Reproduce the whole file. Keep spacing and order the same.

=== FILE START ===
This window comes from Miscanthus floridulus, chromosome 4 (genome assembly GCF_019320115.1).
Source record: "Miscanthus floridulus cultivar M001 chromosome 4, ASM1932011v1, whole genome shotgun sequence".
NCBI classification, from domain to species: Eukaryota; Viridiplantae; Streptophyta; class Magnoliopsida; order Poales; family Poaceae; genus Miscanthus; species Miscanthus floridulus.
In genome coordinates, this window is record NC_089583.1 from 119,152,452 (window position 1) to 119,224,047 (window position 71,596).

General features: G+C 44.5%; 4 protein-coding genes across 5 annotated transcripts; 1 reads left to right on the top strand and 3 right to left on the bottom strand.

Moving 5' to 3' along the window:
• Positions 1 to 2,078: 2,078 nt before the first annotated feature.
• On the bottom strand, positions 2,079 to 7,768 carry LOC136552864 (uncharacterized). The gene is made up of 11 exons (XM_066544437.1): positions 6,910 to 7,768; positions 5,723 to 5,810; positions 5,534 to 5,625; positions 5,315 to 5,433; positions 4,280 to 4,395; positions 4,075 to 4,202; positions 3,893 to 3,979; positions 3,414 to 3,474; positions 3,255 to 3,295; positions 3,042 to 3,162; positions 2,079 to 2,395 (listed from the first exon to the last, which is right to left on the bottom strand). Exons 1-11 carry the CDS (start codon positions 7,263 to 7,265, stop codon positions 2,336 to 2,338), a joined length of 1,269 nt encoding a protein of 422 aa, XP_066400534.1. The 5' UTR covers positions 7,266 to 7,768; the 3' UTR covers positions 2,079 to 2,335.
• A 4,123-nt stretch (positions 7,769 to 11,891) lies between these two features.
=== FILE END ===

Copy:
This window comes from Miscanthus floridulus, chromosome 4 (genome assembly GCF_019320115.1).
Source record: "Miscanthus floridulus cultivar M001 chromosome 4, ASM1932011v1, whole genome shotgun sequence".
NCBI classification, from domain to species: Eukaryota; Viridiplantae; Streptophyta; class Magnoliopsida; order Poales; family Poaceae; genus Miscanthus; species Miscanthus floridulus.
In genome coordinates, this window is record NC_089583.1 from 119,152,452 (window position 1) to 119,224,047 (window position 71,596).

General features: G+C 44.5%; 4 protein-coding genes across 5 annotated transcripts; 1 reads left to right on the top strand and 3 right to left on the bottom strand.

Moving 5' to 3' along the window:
• Positions 1 to 2,078: 2,078 nt before the first annotated feature.
• On the bottom strand, positions 2,079 to 7,768 carry LOC136552864 (uncharacterized). The gene is made up of 11 exons (XM_066544437.1): positions 6,910 to 7,768; positions 5,723 to 5,810; positions 5,534 to 5,625; positions 5,315 to 5,433; positions 4,280 to 4,395; positions 4,075 to 4,202; positions 3,893 to 3,979; positions 3,414 to 3,474; positions 3,255 to 3,295; positions 3,042 to 3,162; positions 2,079 to 2,395 (listed from the first exon to the last, which is right to left on the bottom strand). Exons 1-11 carry the CDS (start codon positions 7,263 to 7,265, stop codon positions 2,336 to 2,338), a joined length of 1,269 nt encoding a protein of 422 aa, XP_066400534.1. The 5' UTR covers positions 7,266 to 7,768; the 3' UTR covers positions 2,079 to 2,335.
• A 4,123-nt stretch (positions 7,769 to 11,891) lies between these two features.